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Growing rhododendrons in pots can be done very successfully, especially if you carefully choose the variety you grow. Here’s how to have a display of these glorious plants in containers.
Choose your rhododendron variety
Look for a dwarf variety of rhododendron. I like ‘Ostbo’s Red Elizabeth’, Rhododendron yakushimanum cultivars, and the deciduous Rhododendron ‘Lutescens’. You can grow any Rhododendron in a pot for a shorter period of time, but they will quickly outgrow their pots, so choosing a smaller variety would be best.
Choose the pot
Choosing the right size and type of container is one of the essential elements of successfully growing rhododendrons in pots.
The size of the pot should be about one-third larger than the container that the rhododendron came in. Although the rhododendron is going to grow bigger, this plant doesn’t like being in too large a space to start with. You should plan to gradually increase the size of the container gradually over the first few years.
The material of the container doesn’t matter. Ceramic and terracotta plots look more natural than plastic ones. However, plastic containers are lighter and easier to move. But this is also a downside as the plant may become top heavy and topple over. You need to add additional weight to a plastic pot by putting some stones in the bottom of it. I prefer to use terracotta or glazed pots.
Prepare the pot
Regardless of the material your pot is made of, what is absolutely key are the drainage holes. Rhododendrons need moist but well drained soil. Turn the pot over and check that there are lots of drainage holes. If there are just a few, you need to make more, perhaps around the perimeter of the base. This is more difficult in ceramic and terracotta pots, although they usually have enough holes so not usually an issue.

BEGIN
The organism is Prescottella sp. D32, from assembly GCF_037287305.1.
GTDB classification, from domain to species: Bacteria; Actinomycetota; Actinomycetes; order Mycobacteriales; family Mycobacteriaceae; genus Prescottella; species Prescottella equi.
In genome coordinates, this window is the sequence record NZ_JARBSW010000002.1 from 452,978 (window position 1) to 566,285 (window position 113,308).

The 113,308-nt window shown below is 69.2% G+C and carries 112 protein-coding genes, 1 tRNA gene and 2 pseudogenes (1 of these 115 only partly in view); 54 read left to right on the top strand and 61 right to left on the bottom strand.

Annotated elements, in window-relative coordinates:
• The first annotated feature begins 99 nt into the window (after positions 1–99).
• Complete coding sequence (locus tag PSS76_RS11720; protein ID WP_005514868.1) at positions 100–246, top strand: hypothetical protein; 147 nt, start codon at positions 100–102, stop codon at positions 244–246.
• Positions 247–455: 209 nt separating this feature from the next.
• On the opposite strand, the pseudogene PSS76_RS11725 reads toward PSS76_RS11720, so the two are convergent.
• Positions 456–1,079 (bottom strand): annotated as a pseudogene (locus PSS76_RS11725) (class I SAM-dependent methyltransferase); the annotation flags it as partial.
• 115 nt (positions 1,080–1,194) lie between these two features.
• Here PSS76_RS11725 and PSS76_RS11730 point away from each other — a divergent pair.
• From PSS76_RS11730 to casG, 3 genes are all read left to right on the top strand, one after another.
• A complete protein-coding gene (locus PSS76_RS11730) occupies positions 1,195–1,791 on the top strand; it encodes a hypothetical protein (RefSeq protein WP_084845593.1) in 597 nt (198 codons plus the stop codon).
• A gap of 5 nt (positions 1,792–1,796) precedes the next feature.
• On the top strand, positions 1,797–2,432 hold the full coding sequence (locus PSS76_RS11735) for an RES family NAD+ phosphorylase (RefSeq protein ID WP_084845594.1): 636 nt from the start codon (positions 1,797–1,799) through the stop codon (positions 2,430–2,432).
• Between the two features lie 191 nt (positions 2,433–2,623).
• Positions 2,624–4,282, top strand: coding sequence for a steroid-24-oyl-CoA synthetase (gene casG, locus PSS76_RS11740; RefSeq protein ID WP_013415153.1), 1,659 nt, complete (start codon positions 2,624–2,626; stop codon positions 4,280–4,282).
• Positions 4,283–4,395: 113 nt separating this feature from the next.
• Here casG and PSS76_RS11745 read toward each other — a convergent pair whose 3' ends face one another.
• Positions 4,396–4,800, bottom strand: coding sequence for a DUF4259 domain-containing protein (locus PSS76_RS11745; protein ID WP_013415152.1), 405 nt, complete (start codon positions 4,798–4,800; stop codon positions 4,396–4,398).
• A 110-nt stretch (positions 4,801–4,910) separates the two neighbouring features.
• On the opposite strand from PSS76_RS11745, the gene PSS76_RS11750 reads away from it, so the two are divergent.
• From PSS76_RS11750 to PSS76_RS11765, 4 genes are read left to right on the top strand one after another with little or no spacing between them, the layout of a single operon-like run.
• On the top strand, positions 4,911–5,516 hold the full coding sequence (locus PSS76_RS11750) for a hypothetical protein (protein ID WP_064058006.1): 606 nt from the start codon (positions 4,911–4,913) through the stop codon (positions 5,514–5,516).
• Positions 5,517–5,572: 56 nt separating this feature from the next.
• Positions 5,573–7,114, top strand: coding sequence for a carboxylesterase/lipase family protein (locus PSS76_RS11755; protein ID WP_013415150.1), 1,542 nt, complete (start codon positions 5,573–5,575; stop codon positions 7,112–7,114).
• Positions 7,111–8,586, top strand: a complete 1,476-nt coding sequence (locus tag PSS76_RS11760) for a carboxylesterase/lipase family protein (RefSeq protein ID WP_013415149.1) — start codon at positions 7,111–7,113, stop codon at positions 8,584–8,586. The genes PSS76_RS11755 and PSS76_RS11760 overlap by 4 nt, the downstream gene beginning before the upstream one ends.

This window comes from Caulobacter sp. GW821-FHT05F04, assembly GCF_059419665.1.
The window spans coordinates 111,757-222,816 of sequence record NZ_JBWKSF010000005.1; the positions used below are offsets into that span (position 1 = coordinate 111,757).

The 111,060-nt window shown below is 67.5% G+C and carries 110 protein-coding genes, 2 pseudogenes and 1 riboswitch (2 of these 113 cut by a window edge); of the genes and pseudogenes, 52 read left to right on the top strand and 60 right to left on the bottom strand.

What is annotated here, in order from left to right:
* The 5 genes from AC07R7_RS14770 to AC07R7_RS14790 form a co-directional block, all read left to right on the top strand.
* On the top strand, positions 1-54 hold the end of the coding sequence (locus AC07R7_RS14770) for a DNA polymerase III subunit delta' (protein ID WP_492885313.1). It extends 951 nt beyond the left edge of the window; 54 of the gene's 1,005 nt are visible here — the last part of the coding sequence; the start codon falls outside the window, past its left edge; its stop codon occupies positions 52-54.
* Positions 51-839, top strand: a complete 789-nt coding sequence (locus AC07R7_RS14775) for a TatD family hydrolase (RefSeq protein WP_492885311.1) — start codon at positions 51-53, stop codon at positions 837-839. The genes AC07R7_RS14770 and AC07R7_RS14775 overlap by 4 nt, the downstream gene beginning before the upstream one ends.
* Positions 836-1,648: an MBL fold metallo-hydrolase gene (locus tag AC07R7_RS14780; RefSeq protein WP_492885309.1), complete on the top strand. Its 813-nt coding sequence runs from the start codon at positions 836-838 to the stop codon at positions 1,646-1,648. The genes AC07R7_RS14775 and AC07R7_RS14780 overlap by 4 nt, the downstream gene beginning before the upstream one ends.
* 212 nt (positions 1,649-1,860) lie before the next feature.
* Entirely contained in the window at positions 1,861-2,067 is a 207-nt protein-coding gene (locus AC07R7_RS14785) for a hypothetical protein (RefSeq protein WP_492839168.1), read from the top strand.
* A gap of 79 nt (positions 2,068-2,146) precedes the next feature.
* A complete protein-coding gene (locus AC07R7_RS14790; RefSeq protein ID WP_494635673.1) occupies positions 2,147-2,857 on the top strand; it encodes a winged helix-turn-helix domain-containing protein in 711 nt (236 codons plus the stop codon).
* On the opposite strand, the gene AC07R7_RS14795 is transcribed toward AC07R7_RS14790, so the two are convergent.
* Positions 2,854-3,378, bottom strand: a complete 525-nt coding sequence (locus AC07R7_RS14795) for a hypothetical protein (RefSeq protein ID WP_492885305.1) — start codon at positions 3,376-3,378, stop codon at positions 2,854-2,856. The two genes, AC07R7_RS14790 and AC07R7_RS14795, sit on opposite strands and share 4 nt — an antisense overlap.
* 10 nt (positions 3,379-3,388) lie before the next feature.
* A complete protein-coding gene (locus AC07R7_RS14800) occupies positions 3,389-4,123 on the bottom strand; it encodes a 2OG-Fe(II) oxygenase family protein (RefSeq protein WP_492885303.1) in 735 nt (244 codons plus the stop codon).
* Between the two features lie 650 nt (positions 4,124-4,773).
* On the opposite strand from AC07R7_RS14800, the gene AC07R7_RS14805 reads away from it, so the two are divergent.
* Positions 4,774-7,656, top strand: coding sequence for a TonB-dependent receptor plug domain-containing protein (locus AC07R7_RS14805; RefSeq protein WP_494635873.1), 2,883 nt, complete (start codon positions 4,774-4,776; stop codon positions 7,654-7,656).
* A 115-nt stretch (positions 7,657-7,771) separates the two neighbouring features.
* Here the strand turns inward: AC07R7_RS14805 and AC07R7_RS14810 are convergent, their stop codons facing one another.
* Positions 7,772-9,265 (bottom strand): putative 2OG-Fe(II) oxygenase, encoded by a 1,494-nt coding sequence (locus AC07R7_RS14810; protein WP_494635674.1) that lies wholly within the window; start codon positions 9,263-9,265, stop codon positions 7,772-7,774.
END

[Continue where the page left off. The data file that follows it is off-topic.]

Add some broken crockery to the pot to help with drainage and to stop the compost from clogging up the drainage holes.
Choose the location
It’s easier to move the pot to the right location when it’s empty. Rhododendrons like partial or dappled shade as they naturally grow in woodlands. While they do need sunlight, too much direct sunlight will cause their foliage and flowers to scorch. Move the pot to a suitable location for the plant’s well-being, ensuring it’s out of the line of cold winds.
Prepare the soil
Choose a potting mix or compost developed for acid-loving plants. Look for the word ‘ericaceous’ which means acidic. As you can completely control the growing environment of rhododendrons that you grow in containers, this is a good option for those who have alkaline soil in their garden. I also like to use John Innes ericaceous compost as it soil based so retains moisture better.
Fill the pot up to three-quarters full with the compost.
Plant the rhododendron
Make a well in the compost and put the root ball of your plant in. Pat the soil around the root ball, adding more compost if necessary. The top of the root ball should be just below the level of the soil – don’t plant it too deeply.
Water in the plant well, ensuring that the water is draining through the soil and out the bottom of the pot.
Care for your plant
The soil of plants grown in containers tends to dry out quickly. Keep an eye on the dryness of the rhododendron’s soil and water when necessary, especially during the growing season as lack of water can lead to bud drop. Also, make sure that the soil doesn’t become water-logged. The drainage holes may need cleaning out if this happens.
Use rain water to water your rhododendron if that’s possible. Tap water is often too hard – it has too much calcium – and may cause your plant’s leaves to turn yellow.
Solve any problems
Your rhododendrons in pots are still susceptible to the problems of garden-grown plants. Become informed as to what to do when things don’t go well by reading Rhododendron pests and diseases, Why are my Rhododendon buds falling off?, Why is my rhododendron dropping its leaves?, and Why is my rhododendron going yellow?